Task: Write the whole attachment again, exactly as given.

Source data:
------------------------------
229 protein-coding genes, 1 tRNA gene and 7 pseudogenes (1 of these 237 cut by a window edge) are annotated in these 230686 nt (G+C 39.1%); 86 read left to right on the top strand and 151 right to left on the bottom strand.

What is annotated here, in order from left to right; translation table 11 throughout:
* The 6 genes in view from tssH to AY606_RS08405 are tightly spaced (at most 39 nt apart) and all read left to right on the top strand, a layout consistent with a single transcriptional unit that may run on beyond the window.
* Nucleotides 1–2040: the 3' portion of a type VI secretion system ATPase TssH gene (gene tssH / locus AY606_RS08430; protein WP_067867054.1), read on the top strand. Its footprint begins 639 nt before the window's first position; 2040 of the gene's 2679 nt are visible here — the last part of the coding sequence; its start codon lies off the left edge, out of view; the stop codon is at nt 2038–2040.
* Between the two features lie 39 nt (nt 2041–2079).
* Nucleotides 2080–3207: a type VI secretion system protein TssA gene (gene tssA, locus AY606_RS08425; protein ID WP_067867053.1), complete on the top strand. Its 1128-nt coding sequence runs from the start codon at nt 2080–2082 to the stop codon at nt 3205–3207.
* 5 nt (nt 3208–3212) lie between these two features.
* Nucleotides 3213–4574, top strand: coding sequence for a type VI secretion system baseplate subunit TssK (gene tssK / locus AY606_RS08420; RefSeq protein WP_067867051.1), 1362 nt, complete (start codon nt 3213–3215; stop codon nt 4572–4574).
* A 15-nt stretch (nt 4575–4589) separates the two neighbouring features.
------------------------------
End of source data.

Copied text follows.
229 protein-coding genes, 1 tRNA gene and 7 pseudogenes (1 of these 237 cut by a window edge) are annotated in these 230686 nt (G+C 39.1%); 86 read left to right on the top strand and 151 right to left on the bottom strand.

What is annotated here, in order from left to right; translation table 11 throughout:
* The 6 genes in view from tssH to AY606_RS08405 are tightly spaced (at most 39 nt apart) and all read left to right on the top strand, a layout consistent with a single transcriptional unit that may run on beyond the window.
* Nucleotides 1–2040: the 3' portion of a type VI secretion system ATPase TssH gene (gene tssH / locus AY606_RS08430; protein WP_067867054.1), read on the top strand. Its footprint begins 639 nt before the window's first position; 2040 of the gene's 2679 nt are visible here — the last part of the coding sequence; its start codon lies off the left edge, out of view; the stop codon is at nt 2038–2040.
* Between the two features lie 39 nt (nt 2041–2079).
* Nucleotides 2080–3207: a type VI secretion system protein TssA gene (gene tssA, locus AY606_RS08425; protein ID WP_067867053.1), complete on the top strand. Its 1128-nt coding sequence runs from the start codon at nt 2080–2082 to the stop codon at nt 3205–3207.
* 5 nt (nt 3208–3212) lie between these two features.
* Nucleotides 3213–4574, top strand: coding sequence for a type VI secretion system baseplate subunit TssK (gene tssK / locus AY606_RS08420; RefSeq protein WP_067867051.1), 1362 nt, complete (start codon nt 3213–3215; stop codon nt 4572–4574).
* A 15-nt stretch (nt 4575–4589) separates the two neighbouring features.